The Night Bookmobile, Hardback
4 out of 5 (13 ratings)


Audrey Niffenegger's two novels, "The Time Traveler's Wife" and "Her Fearful Symmetry", have made her one of the most popular writers in the world.

She is also the author of two extraordinary novels-in-pictures, "The Three Incestuous Sisters" and "The Adventuress".

Now, with "The Night Bookmobile", she has written her first graphic novel.

First serialised in the "Guardian", "The Night Bookmobile" tells the story of a young woman who one night encounters a mysterious disappearing mobile library that happens to stock every book she has ever read.

Seeing her history and her most intimate self in this library, she embarks on a search for the bookmobile.

Over time, her search turns into an obsession as she longs to be reunited with her own collection and her memories.


  • Format: Hardback
  • Pages: 40 pages, chiefly Illustrations
  • Publisher: Vintage Publishing
  • Publication Date:
  • Category: Comics and Graphic Novels
  • ISBN: 9780224089524



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Showing 1 - 5 of 13 reviews.

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Review by

I can't praise 'The Night Bookmobile' highly enough. It's painfully astute in recognising the thin line readers negotiate when losing themselves in and to books. And as a meditation on life it is utterly heartbreaking.Read it, weep, read it again, weep some more: and try looking at your own shelves in the same way afterwards. It simply cannot be done.

Review by

An interesting read. Very identifiable, requiring a bit of suspension of disbelief, but still a good story.

Review by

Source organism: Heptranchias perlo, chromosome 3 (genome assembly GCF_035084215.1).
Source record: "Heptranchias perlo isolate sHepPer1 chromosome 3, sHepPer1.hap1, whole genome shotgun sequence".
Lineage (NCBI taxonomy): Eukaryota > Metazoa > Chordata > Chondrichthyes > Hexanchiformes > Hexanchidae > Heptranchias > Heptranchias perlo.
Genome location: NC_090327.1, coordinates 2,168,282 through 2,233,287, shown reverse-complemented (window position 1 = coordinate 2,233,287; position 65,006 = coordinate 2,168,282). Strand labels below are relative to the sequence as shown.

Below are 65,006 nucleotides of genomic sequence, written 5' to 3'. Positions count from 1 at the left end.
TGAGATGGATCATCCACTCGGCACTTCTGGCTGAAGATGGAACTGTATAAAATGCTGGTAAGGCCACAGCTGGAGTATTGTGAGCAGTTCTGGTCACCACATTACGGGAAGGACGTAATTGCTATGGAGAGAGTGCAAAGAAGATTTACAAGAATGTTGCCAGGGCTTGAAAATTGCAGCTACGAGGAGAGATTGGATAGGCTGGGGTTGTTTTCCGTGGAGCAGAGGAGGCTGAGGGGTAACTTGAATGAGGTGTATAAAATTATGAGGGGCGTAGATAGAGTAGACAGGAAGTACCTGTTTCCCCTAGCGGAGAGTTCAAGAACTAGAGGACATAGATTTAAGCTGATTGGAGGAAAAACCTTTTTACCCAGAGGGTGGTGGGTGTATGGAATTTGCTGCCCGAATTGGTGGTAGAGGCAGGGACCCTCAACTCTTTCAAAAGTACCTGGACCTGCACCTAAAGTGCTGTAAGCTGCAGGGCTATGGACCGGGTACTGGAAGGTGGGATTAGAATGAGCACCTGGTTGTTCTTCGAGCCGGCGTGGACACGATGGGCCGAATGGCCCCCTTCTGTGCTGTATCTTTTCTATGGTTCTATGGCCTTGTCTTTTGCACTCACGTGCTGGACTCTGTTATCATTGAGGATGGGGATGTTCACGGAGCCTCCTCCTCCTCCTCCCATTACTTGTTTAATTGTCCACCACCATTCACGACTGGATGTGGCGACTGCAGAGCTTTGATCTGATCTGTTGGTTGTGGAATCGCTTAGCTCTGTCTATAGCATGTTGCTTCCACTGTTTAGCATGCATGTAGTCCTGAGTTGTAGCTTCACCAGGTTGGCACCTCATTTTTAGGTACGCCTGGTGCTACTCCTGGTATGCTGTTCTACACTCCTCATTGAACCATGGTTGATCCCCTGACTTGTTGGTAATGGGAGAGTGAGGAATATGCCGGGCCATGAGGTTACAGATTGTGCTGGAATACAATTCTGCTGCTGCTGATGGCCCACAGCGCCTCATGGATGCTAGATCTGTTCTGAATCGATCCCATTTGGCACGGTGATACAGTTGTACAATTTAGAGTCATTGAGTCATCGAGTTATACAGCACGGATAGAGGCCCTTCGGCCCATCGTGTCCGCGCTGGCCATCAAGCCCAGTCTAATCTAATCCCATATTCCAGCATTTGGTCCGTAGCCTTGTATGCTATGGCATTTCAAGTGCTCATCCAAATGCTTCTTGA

I read this to fill in 15 minutes at work as the whole book (all 33 pages) is available on the Guardian website. My reaction to <i>The Time Traveller's Wife</i> should have warned me to stay away but I just couldn't help myself.This story is relatively simple - a young girl wandering through the streets at night comes across an old winnebago driven by a distinguished old man, she accepts his invitation and inside finds a library comprising of everything that she has ever read. The rest of story follows her attempts, over years, to find the night bookmobile again and become a librarian therein. Crucially Niffenegger misses the point of libraries: the night bookmobile contains all the books that an individual has read but surely a magical library would contain all the books an individual wants to read and books they could not obtain elsewhere, i.e., more novels by Austen or Dickens. That would be a library worth being obsessed about; a library of everything you have ever read could just be your bookshelves.Likewise Niffenegger says that the book is "a cautionary tale of the seductions of the written word" but it goes further than that - it could be subtitled "why you shouldn't waste your time with books". Loving books will make you obsessed, lonely, and capable of only living vicariously. Also, the young woman, is only seen reading in order to fill more shelves in the bookmobile; we never see the joy and wonder of reading another great book. As in <i>The Time Traveller's Wife</i> Niffenegger has created a concept-based work but failed to think through the ramifications of the original idea - it is ironic that Niffenegger is seen as being a clever writer when the final books are so dumb. While her artwork is perfectly acceptable her prose is as mediocre as before. If the night bookmobile ever tracks me down I will be throwing Niffenegger's books out when the librarian isn't looking.